The other day, as my wife was loading up an episode of Poirot, she remarked, “I really feel safe with Agatha Christie stories.” I asked her what she meant, and she answered that, in most Christie stories, the murder victims tend to be the people most deserving of killing—the rich uncle who is going to cut his adopted daughter out of the will for not marrying the man of his choice, to give just one example. In fact, at the very beginning of The Murder at the Vicarage, the vicar-narrator himself remarks just how much he would not mind the widely despised Colonel Protheroe being killed, which does indeed happen. Early in an Agatha Christie or a P. D. James book, it’s fairly early to figure out the victim. He or she will simply be one of the most powerful people around, and one of the most hated. It doesn’t hold true all the time (see The Body in the Library), but as a rule, it holds for many cases.
By contrast, modern mystery/thrillers tend to focus upon the murder of helpless people—women are especially celebrated as victims, particularly if their gender can be paired with some ethnic minority or immigrant status. But, you say, this is no doubt because our sensibilities have grown so that we can now feel pity for the poor women who fall victim to remnant misogyny in our culture. Is that true? Or is this just another means of keeping women down? Historian Jacquelyn Dowd Hall revolutionized the study of lynching with her book Revolt against Chivalry, which illustrated how lynching was employed to keep women from transgressing gender boundaries by reminding them of what a dangerous world it was out there—step beyond that line, be anything but a good and submissive housewife, and you make yourself prey to being raped or murdered by all those brutal black beasts. Two birds with one stone, the blacks and the broads, lynching was.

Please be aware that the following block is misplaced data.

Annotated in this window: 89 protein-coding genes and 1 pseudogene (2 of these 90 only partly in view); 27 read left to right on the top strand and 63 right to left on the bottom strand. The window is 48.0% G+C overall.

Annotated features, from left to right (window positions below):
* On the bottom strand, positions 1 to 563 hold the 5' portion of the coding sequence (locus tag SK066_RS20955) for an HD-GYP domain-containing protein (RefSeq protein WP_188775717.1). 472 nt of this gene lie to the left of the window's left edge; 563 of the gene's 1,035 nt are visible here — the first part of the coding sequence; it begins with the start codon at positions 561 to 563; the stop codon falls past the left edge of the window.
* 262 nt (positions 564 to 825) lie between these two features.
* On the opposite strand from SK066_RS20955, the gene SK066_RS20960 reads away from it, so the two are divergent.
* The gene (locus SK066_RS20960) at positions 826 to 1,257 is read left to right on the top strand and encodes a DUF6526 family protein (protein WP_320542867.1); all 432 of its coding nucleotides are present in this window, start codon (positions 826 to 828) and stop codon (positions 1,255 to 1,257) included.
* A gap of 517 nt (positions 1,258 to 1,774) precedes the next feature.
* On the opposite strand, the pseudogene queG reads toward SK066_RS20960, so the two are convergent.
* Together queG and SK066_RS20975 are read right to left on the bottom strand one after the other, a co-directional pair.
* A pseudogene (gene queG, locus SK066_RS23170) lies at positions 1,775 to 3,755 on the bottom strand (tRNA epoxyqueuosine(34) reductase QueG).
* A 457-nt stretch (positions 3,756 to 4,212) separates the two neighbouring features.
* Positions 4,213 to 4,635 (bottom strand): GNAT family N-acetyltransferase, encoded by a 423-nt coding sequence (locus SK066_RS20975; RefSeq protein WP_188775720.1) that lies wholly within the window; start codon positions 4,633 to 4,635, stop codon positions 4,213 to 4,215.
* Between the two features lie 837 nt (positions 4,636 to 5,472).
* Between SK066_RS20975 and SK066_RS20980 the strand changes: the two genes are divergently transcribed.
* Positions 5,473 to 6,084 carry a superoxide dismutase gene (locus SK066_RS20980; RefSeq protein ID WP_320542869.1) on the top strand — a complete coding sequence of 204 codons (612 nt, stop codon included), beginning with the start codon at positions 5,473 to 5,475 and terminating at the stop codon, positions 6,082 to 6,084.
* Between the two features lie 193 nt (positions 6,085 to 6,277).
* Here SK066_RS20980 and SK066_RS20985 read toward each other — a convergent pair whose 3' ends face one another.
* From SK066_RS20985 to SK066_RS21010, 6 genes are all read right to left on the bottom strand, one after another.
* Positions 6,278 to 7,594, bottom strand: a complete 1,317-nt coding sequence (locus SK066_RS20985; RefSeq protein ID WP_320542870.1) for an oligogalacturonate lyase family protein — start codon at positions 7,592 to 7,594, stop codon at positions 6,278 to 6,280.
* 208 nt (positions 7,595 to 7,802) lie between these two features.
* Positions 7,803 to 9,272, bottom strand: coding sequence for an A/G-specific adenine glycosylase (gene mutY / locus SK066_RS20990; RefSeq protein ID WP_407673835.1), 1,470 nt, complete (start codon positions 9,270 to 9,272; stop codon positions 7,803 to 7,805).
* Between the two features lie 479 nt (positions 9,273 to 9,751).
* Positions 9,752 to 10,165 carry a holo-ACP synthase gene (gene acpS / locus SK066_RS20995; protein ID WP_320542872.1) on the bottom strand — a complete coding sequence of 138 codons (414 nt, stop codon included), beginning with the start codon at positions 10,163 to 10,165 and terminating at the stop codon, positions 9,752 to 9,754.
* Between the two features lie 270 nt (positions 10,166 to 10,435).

Old lynchings and modern thrillers, with their warnings for women. The point is not to bring to light the misogyny and racism that pervades modern life. The point, rather, is to eliminate sympathy for our fellow human beings. Women are warned about the boundaries upon their lives, and they are given examples of what happens to those who are helpless, those who find themselves outside the protection of the system. And then we get to feel better when some enterprising journalist or detective brings it all to light. We want to be that person, working on the side of angels. We sympathize with their struggles, not with the struggles of the victims. And in our era of pop psychology and the adoption of identity through psychiatric conditions, we can even sympathize with the crazed perpetrators of atrocities, believing that their compulsions were probably beyond their control. Hell, even Mikael Blomkvist thinks to shed a tear for serial killer Martin Vanger. But this is not the same as the sympathy that Poirot and Miss Marple feel on occasion for people who have committed murder—theirs is not a dismissal of responsibility but instead a human understanding that sometimes people can feel as they have no other solution to insurmountable problems. Poirot himself succumbs and commits murder in his last case, Curtain.
Me, I liked it better when the murderers in fiction killed rich men. For many reasons.